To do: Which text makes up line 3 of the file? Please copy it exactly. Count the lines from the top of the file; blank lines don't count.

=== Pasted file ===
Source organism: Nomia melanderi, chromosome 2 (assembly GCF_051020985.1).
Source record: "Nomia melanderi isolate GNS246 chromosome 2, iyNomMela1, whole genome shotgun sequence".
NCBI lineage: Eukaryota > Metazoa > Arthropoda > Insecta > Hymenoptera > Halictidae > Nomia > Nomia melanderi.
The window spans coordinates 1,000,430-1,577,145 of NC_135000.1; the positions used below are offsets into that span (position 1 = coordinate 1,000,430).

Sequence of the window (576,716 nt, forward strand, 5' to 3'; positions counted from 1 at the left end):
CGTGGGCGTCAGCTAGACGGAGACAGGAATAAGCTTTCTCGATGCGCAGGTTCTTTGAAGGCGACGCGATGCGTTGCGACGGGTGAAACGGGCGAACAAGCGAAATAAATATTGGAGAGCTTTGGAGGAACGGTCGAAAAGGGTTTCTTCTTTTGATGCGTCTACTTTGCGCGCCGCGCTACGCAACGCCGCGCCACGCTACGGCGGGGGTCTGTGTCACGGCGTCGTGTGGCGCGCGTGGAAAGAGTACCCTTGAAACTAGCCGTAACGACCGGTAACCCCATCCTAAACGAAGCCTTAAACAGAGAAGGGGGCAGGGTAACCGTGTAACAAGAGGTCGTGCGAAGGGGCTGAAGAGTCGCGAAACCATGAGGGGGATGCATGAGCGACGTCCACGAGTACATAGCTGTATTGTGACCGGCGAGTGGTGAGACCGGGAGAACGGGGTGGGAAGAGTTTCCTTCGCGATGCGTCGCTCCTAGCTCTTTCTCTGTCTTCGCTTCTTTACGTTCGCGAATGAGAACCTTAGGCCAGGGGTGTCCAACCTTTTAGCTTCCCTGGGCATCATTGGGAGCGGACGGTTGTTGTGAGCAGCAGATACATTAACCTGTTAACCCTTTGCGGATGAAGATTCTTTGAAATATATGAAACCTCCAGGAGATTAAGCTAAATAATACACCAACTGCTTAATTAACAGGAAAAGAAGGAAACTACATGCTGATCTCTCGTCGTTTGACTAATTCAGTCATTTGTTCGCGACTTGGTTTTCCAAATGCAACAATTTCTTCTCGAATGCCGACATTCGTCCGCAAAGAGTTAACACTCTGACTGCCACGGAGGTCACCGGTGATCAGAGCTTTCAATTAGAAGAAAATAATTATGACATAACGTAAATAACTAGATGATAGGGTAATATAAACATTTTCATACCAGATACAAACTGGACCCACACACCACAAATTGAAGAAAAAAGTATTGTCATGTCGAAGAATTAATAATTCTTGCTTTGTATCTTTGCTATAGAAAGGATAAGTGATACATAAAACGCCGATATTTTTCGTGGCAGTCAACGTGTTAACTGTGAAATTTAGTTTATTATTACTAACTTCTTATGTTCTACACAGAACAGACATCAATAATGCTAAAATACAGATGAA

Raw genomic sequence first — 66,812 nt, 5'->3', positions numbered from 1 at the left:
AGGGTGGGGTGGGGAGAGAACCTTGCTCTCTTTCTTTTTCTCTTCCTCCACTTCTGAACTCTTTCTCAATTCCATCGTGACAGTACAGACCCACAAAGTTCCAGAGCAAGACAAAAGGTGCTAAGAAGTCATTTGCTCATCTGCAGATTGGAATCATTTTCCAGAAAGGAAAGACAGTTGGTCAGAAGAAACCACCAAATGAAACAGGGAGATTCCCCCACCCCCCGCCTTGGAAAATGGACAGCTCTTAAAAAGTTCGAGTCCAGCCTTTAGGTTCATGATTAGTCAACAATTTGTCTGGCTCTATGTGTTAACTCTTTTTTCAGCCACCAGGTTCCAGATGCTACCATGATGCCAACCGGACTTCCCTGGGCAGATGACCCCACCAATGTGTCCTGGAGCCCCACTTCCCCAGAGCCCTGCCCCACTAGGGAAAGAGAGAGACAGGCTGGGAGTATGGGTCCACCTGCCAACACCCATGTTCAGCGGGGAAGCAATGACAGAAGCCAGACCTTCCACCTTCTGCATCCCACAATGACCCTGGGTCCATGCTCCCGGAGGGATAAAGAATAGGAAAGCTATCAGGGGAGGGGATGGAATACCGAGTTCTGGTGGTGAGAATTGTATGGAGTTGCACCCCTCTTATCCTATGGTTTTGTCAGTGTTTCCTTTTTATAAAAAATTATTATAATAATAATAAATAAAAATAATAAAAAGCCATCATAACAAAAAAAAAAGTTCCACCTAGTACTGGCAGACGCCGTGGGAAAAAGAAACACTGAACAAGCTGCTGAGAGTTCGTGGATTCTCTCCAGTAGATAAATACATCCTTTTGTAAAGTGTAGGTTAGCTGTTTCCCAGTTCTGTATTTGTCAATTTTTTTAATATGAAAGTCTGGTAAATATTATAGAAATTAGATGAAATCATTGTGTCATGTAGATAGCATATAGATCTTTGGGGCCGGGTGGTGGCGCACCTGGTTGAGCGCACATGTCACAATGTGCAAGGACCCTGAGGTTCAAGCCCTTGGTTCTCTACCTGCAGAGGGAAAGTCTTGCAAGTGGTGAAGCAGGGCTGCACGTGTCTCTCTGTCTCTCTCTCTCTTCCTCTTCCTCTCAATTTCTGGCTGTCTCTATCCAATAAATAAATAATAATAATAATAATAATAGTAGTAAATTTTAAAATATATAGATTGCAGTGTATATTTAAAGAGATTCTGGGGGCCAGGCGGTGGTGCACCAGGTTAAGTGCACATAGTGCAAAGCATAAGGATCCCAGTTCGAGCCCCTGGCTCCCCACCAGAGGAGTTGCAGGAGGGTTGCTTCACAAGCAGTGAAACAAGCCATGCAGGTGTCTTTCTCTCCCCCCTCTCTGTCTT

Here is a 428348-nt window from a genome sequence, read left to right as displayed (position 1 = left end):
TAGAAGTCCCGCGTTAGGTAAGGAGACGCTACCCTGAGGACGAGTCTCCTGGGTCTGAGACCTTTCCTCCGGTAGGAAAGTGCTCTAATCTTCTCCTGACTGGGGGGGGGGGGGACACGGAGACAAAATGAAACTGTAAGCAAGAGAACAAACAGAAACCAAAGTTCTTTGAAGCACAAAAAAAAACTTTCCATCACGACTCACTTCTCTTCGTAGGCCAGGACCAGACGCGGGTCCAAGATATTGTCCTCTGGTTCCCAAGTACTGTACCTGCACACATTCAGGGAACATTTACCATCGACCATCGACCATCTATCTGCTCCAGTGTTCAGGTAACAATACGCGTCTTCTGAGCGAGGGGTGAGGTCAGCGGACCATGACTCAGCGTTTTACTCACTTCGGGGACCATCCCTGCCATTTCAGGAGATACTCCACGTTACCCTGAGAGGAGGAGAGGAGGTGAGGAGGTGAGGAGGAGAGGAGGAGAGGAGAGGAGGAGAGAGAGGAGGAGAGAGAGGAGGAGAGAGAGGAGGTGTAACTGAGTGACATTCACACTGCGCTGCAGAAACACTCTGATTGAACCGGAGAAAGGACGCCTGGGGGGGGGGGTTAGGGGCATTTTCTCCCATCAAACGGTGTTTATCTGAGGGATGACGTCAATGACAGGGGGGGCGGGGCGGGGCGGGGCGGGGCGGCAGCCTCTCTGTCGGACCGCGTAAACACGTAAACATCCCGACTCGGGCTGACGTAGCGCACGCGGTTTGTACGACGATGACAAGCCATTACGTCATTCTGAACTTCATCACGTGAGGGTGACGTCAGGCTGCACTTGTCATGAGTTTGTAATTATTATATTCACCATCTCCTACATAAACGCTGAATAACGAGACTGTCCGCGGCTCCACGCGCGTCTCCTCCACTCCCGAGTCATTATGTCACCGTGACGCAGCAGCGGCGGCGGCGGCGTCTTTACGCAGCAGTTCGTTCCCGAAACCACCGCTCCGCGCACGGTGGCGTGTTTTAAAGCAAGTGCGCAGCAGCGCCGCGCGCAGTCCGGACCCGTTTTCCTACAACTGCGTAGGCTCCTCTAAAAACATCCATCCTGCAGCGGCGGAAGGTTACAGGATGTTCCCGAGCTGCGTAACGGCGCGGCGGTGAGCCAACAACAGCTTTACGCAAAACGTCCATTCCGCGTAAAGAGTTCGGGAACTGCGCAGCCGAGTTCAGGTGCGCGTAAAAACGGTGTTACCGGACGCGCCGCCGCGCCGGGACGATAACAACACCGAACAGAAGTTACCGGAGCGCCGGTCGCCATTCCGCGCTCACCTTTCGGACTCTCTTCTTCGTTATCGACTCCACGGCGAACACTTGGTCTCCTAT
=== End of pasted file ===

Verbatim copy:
NCBI lineage: Eukaryota > Metazoa > Arthropoda > Insecta > Hymenoptera > Halictidae > Nomia > Nomia melanderi.